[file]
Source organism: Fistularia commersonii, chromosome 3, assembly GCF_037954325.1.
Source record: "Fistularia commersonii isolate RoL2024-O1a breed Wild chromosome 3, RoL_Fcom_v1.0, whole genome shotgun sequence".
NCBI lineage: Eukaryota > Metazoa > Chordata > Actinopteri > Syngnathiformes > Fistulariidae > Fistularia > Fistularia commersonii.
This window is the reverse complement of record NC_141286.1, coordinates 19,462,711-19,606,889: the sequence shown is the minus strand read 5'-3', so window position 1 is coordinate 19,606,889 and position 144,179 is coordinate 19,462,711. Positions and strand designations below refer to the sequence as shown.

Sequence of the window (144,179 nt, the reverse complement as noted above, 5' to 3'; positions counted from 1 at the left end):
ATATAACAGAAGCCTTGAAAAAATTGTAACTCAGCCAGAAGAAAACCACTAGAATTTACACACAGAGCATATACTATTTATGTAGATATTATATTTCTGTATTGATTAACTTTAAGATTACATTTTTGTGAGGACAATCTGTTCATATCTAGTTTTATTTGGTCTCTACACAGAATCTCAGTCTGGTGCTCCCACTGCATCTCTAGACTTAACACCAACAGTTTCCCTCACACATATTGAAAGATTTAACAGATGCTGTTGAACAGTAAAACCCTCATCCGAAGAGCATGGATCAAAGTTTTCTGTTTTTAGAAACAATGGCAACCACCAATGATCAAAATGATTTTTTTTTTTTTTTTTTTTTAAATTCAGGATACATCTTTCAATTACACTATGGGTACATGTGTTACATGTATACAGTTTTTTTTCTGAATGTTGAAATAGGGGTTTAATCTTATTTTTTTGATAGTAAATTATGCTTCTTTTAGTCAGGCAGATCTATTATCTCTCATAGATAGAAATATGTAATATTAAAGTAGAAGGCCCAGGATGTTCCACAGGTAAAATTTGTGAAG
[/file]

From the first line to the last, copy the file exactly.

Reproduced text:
Source organism: Fistularia commersonii, chromosome 3, assembly GCF_037954325.1.
Source record: "Fistularia commersonii isolate RoL2024-O1a breed Wild chromosome 3, RoL_Fcom_v1.0, whole genome shotgun sequence".
NCBI lineage: Eukaryota > Metazoa > Chordata > Actinopteri > Syngnathiformes > Fistulariidae > Fistularia > Fistularia commersonii.
This window is the reverse complement of record NC_141286.1, coordinates 19,462,711-19,606,889: the sequence shown is the minus strand read 5'-3', so window position 1 is coordinate 19,606,889 and position 144,179 is coordinate 19,462,711. Positions and strand designations below refer to the sequence as shown.

Sequence of the window (144,179 nt, the reverse complement as noted above, 5' to 3'; positions counted from 1 at the left end):
ATATAACAGAAGCCTTGAAAAAATTGTAACTCAGCCAGAAGAAAACCACTAGAATTTACACACAGAGCATATACTATTTATGTAGATATTATATTTCTGTATTGATTAACTTTAAGATTACATTTTTGTGAGGACAATCTGTTCATATCTAGTTTTATTTGGTCTCTACACAGAATCTCAGTCTGGTGCTCCCACTGCATCTCTAGACTTAACACCAACAGTTTCCCTCACACATATTGAAAGATTTAACAGATGCTGTTGAACAGTAAAACCCTCATCCGAAGAGCATGGATCAAAGTTTTCTGTTTTTAGAAACAATGGCAACCACCAATGATCAAAATGATTTTTTTTTTTTTTTTTTTTTAAATTCAGGATACATCTTTCAATTACACTATGGGTACATGTGTTACATGTATACAGTTTTTTTTCTGAATGTTGAAATAGGGGTTTAATCTTATTTTTTTGATAGTAAATTATGCTTCTTTTAGTCAGGCAGATCTATTATCTCTCATAGATAGAAATATGTAATATTAAAGTAGAAGGCCCAGGATGTTCCACAGGTAAAATTTGTGAAG